The Waunakee school board has approved more than a dozen programs set to take place in July, following guidance released by the Wisconsin Department of Public Instruction on Monday.

Superintendent Randy Guttenberg said organizers must first submit a plan for implementation.

“If for any reason they can’t meet expectations,” Guttenberg said, “then it doesn’t get approved. But we’d like the opportunity to start looking at how we can apply these policies in some desirable areas that are going to get some kids active, and gain us some experience in the process as well.”

Activities approved for next month include Extended School Year, Camp Kindergarten, high-school ACT testing, weight training, Gridiron Camp, band camp and two village rec courses.

One board member asked how Gridiron – the high school’s football camp – would be proceeding.

“It’s not football as usual,” Guttenberg said. “But it gets our kids active. It’s a large group, and they have a plan to rotate people through, from my understanding. Also, it doesn’t include some of their traditional workouts where there’s contact. That’s not going to be allowed.”

Guttenberg said classroom work will take place via videoconference, and that weight training would be managed through groups using facilities on a rotating basis.

Transportation for Transition students could begin as early as this month, the superintendent said.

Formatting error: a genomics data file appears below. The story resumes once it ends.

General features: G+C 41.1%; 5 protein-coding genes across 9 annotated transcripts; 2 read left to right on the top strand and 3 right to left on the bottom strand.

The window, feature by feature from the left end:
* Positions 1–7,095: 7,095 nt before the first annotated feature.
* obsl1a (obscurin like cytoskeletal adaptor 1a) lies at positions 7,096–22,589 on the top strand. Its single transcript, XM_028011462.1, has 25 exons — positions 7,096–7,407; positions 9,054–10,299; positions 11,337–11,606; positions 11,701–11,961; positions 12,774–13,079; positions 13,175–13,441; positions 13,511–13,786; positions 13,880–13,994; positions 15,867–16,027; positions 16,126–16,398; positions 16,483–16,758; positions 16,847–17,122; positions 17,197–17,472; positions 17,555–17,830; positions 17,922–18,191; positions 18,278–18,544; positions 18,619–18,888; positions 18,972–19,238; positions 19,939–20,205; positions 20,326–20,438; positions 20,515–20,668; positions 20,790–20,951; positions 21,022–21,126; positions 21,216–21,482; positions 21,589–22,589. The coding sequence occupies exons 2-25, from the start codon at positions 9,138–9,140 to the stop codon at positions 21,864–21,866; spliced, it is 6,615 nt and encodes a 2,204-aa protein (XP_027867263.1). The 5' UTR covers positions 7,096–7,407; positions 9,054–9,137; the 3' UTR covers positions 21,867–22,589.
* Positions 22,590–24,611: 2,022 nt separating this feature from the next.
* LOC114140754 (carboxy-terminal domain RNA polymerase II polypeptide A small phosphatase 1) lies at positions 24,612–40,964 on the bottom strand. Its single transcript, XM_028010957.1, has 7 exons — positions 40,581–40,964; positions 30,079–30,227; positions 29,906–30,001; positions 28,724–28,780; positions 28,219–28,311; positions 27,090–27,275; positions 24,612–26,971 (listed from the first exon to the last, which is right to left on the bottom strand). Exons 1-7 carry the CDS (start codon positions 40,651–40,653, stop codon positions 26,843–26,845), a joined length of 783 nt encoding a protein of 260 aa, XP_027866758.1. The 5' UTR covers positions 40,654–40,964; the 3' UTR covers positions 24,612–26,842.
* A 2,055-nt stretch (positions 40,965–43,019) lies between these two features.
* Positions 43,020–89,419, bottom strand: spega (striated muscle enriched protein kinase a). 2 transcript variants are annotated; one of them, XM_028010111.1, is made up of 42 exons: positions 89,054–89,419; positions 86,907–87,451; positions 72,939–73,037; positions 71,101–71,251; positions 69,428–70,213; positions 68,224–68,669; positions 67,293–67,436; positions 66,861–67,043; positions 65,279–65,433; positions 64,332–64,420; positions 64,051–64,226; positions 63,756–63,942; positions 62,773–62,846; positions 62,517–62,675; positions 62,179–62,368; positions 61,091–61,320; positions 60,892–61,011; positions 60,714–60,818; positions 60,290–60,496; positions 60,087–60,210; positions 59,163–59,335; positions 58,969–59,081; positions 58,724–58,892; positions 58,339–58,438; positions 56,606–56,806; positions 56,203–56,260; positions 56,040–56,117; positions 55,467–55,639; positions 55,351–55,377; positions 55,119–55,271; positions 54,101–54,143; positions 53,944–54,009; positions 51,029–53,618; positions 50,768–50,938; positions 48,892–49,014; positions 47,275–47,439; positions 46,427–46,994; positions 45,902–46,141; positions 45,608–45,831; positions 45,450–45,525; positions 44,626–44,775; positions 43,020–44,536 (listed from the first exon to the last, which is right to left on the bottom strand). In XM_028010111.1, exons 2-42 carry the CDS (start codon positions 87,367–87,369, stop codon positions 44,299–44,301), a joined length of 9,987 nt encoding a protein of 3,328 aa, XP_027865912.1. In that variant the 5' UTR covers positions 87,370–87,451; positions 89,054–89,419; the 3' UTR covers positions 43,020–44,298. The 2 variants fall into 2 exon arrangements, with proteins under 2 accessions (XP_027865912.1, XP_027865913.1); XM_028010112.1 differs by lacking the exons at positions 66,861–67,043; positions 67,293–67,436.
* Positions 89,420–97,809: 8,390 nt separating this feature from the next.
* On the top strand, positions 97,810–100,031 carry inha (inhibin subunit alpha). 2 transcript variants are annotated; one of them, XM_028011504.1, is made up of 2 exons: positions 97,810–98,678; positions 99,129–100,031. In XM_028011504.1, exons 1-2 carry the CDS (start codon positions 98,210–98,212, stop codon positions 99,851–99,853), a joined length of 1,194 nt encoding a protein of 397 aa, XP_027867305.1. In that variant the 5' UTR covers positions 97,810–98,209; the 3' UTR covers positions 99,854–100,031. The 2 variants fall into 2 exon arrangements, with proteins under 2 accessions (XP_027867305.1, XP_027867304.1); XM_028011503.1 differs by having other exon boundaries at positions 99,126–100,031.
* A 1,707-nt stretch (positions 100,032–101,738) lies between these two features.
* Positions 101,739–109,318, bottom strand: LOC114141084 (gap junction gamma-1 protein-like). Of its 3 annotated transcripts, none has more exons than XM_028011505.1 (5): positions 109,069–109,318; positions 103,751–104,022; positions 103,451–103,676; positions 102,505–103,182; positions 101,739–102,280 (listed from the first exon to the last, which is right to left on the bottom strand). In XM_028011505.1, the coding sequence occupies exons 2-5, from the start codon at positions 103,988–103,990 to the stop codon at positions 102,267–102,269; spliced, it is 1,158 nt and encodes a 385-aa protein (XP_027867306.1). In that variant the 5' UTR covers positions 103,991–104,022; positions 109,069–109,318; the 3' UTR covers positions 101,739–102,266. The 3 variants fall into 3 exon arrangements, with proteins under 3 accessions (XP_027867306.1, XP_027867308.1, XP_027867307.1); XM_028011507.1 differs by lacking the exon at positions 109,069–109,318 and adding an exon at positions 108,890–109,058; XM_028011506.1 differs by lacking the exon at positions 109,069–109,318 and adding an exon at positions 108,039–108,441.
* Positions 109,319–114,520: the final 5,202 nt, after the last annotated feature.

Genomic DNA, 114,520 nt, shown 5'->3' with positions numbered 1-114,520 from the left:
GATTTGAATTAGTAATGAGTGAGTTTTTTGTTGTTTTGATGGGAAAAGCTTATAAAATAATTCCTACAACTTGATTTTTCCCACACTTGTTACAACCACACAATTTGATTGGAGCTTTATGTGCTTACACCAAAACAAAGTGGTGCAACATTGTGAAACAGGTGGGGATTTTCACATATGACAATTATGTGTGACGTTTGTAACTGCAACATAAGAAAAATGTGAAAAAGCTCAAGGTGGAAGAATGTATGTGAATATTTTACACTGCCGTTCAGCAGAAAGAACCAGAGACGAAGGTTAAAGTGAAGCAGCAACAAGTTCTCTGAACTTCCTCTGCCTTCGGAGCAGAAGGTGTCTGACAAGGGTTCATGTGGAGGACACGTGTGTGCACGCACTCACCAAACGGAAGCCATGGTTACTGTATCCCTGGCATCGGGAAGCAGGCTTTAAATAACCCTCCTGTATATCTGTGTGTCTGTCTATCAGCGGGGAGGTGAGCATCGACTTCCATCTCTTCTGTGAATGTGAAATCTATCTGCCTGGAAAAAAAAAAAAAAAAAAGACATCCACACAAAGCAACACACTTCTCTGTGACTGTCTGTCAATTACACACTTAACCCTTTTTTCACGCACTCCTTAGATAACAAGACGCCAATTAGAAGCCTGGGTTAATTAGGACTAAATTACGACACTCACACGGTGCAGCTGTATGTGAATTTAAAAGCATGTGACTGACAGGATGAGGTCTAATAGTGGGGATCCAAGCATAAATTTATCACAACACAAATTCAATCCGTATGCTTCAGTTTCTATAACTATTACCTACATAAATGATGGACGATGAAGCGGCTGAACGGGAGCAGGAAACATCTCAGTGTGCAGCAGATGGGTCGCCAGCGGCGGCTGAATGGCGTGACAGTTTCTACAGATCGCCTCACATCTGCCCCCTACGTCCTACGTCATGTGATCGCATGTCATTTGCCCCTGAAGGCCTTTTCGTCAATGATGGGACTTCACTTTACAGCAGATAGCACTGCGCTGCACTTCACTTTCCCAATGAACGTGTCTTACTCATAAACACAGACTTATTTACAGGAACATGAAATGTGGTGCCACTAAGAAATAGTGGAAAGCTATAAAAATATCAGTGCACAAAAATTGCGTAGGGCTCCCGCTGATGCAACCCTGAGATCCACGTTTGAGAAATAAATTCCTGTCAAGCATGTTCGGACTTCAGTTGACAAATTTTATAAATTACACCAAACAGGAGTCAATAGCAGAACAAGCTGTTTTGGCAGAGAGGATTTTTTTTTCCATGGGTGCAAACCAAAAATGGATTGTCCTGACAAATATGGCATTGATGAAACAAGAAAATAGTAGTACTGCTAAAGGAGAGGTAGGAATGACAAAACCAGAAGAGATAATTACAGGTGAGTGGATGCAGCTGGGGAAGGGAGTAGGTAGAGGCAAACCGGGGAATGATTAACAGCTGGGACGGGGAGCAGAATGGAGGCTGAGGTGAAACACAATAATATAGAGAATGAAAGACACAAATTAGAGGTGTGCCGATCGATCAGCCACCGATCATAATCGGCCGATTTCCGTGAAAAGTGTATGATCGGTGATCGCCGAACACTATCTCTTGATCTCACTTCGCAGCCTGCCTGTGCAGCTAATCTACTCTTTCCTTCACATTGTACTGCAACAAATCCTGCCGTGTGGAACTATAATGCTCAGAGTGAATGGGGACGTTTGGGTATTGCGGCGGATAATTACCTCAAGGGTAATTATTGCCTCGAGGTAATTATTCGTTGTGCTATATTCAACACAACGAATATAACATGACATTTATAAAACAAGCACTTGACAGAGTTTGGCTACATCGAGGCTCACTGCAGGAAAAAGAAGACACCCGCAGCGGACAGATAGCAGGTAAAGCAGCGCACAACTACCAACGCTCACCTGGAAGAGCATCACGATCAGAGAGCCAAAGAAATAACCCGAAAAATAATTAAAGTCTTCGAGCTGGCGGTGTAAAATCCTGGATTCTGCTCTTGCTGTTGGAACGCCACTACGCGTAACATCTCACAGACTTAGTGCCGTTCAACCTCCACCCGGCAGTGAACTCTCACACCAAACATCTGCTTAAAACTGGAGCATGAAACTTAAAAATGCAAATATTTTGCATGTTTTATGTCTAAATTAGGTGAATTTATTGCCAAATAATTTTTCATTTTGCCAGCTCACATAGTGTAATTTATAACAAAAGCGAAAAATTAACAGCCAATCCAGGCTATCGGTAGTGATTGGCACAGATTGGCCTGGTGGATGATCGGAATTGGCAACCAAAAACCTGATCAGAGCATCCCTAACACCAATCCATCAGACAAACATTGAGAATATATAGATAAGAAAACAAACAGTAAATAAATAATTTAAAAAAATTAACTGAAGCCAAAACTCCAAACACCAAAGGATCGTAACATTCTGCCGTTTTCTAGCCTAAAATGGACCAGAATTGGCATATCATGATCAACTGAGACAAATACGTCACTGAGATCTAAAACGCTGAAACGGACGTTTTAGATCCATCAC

“Transition students are 18- to 21-year-olds,” Guttenberg said. “And part of their program is working in job settings. So to the degree that those students and their families decide that’s a place where they want to be, transportation can be an issue for some of them.”

Student Services Director Kurt Eley agreed, noting that reduced work hours had allowed parents to provide transportation over the spring. Since then, some have been called back to their jobs.

“Now that the economy is starting to open up,” Eley said, “parents are having to return to work. So that transportation piece is becoming a challenge. And we don’t want students to be losing the jobs that they have secured to this point, because these are the jobs that they’ll maintain.”

Eley explained the procedure by which the district planned to provide transportation safely.

“We’d be utilizing four special-education vans,” Eley said. “They’re all numbered. A staff member would be assigned to a van, and a student would be assigned to the van. And the staff member, the student and the van would all stay constant.”

Eley said both students and drivers will be required to wear personal protective equipment (PPE), and that the vans would be cleaned according to Public Health guidelines.

Another area of discussion was use of the high school’s weight room.

“I used to be in charge of many weight rooms and fitness centers over the years,” Director Brian Hoefer said. “And I know if MRSA broke out among our athletes, things were shut down pretty quickly. And I know the amount of care it takes to clean things. It’s very detailed.”

Guttenberg said health and safety protocols would need to be outlined in the plans submitted by organizers of each activity, which will then be vetted by members of district administration.

“We would open it up to the folks that are organizing these,” Guttenberg said. “Certainly, some of them are motivated to get their programs going. And they’ll have to meet the requirements to put together a detailed plan that address that. And if there are issues, it will stop.”

The full list of summer activities approved by the school board can be found on Boardbook.

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